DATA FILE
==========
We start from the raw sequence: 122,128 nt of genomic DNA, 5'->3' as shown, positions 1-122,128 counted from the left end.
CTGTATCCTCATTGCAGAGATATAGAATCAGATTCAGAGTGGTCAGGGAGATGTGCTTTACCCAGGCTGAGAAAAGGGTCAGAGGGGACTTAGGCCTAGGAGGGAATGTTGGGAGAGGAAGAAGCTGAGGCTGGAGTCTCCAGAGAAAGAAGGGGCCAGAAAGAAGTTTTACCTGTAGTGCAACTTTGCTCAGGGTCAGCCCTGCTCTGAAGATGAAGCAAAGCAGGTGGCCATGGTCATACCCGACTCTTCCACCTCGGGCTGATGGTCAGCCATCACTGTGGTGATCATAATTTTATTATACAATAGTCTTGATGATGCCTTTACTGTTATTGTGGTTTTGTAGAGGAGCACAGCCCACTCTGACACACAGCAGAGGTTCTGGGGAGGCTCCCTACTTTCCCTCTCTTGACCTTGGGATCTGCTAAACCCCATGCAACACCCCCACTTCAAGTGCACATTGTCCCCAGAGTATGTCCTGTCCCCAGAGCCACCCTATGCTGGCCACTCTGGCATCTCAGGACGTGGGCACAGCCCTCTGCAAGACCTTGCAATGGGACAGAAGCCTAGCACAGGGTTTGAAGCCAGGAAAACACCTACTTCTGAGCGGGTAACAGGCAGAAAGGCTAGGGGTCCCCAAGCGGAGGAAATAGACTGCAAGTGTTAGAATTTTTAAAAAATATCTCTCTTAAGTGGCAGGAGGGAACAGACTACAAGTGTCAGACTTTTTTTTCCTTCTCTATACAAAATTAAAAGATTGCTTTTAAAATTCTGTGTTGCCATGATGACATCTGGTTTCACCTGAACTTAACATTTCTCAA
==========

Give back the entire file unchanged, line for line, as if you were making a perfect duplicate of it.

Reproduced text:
We start from the raw sequence: 122,128 nt of genomic DNA, 5'->3' as shown, positions 1-122,128 counted from the left end.
CTGTATCCTCATTGCAGAGATATAGAATCAGATTCAGAGTGGTCAGGGAGATGTGCTTTACCCAGGCTGAGAAAAGGGTCAGAGGGGACTTAGGCCTAGGAGGGAATGTTGGGAGAGGAAGAAGCTGAGGCTGGAGTCTCCAGAGAAAGAAGGGGCCAGAAAGAAGTTTTACCTGTAGTGCAACTTTGCTCAGGGTCAGCCCTGCTCTGAAGATGAAGCAAAGCAGGTGGCCATGGTCATACCCGACTCTTCCACCTCGGGCTGATGGTCAGCCATCACTGTGGTGATCATAATTTTATTATACAATAGTCTTGATGATGCCTTTACTGTTATTGTGGTTTTGTAGAGGAGCACAGCCCACTCTGACACACAGCAGAGGTTCTGGGGAGGCTCCCTACTTTCCCTCTCTTGACCTTGGGATCTGCTAAACCCCATGCAACACCCCCACTTCAAGTGCACATTGTCCCCAGAGTATGTCCTGTCCCCAGAGCCACCCTATGCTGGCCACTCTGGCATCTCAGGACGTGGGCACAGCCCTCTGCAAGACCTTGCAATGGGACAGAAGCCTAGCACAGGGTTTGAAGCCAGGAAAACACCTACTTCTGAGCGGGTAACAGGCAGAAAGGCTAGGGGTCCCCAAGCGGAGGAAATAGACTGCAAGTGTTAGAATTTTTAAAAAATATCTCTCTTAAGTGGCAGGAGGGAACAGACTACAAGTGTCAGACTTTTTTTTCCTTCTCTATACAAAATTAAAAGATTGCTTTTAAAATTCTGTGTTGCCATGATGACATCTGGTTTCACCTGAACTTAACATTTCTCAA